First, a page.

Airline passenger traffic rose 5.9 percent last year despite weak conditions, the International Air Transport Association said on Wednesday, predicting that 2012 will be a difficult year for the industry.
“Given the weak conditions in Western economies the passenger market held up well in 2011,” IATA said in a statement, describing the year as one of contrasts.
“Healthy passenger growth, primarily in the first half of the year, was offset by a declining cargo market,” it said.
The Geneva-based association that represents some 240 airlines accounting for 84 percent of global air traffic, noted that cargo fell 0.7 percent last year although it picked up 0.2 percent in December alone.
“Cautious improving business confidence is good news. But 2012 is still going to be a tough year,” Tony Tyler, IATA’s director general and CEO said in the statement.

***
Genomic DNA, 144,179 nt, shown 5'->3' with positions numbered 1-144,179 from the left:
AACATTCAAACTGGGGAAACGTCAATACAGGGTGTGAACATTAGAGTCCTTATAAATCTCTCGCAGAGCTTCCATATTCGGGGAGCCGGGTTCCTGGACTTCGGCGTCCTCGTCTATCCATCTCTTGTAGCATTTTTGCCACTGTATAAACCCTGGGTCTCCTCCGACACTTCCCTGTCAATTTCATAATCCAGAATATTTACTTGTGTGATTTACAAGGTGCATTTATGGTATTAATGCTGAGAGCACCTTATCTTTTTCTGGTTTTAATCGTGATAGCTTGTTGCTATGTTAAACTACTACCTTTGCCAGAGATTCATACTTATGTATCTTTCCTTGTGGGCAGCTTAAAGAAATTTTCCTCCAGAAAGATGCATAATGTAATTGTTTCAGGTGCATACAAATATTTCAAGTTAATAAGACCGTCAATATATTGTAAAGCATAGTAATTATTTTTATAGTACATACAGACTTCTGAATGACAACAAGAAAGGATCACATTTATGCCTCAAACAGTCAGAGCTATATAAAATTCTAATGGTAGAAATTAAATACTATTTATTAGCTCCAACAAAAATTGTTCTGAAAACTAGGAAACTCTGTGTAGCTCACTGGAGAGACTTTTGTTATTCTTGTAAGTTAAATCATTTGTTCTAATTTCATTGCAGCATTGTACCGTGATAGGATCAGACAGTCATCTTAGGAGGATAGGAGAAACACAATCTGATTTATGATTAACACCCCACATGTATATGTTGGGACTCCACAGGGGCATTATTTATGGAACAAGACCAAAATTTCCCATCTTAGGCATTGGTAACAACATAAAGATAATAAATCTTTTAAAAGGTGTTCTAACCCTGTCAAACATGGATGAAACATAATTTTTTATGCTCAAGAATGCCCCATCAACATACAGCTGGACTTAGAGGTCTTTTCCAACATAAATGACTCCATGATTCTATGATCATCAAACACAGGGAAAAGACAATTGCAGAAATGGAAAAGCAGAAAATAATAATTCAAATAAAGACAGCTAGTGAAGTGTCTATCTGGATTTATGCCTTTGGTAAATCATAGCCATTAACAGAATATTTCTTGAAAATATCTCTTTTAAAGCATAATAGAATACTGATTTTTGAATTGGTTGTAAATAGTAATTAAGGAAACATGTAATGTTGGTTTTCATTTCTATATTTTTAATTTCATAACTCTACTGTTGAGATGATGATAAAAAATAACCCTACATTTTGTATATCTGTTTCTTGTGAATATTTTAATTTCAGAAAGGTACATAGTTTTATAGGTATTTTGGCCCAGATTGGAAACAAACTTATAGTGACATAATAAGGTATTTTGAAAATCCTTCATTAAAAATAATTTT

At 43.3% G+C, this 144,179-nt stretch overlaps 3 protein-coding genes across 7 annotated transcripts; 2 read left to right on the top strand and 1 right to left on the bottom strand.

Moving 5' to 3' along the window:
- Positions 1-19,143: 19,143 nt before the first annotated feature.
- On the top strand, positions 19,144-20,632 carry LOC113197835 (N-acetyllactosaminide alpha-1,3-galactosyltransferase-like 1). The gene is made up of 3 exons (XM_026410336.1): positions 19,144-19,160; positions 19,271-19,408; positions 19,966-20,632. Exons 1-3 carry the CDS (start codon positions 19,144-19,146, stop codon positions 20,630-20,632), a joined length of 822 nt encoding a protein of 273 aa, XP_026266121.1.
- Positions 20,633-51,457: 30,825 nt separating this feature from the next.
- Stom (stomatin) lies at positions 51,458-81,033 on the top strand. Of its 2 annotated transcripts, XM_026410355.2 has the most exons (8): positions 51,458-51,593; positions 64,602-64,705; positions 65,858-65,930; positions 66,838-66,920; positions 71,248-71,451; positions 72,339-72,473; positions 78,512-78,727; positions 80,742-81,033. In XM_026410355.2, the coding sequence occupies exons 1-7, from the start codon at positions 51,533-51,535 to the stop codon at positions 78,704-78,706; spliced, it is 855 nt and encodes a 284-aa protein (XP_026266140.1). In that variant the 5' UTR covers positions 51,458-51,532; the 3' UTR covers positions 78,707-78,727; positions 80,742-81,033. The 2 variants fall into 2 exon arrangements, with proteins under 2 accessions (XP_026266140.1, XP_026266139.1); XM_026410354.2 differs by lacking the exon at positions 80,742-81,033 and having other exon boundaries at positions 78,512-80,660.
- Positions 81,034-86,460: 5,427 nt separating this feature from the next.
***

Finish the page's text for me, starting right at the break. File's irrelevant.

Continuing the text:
The average passenger load factor for 2011 was 78.1 percent, hardly changed from the year before but the freight load factor fell to 45.9 percent from 48.1 percent in 2010.
“Ironically, the weak euro supported business travel demand. But Europe’s primarily tax and restrict approach to aviation policy left the continent's carriers with the weakest profitability among the industry's major regions,” IATA said.
Passenger traffic in December rose 5.4 percent compared to the same month in 2010.
“But the trend since mid-year has clearly slowed, as travel markets react with a lag to the declines in confidence that weakened cargo in the second half of 2011,” IATA said.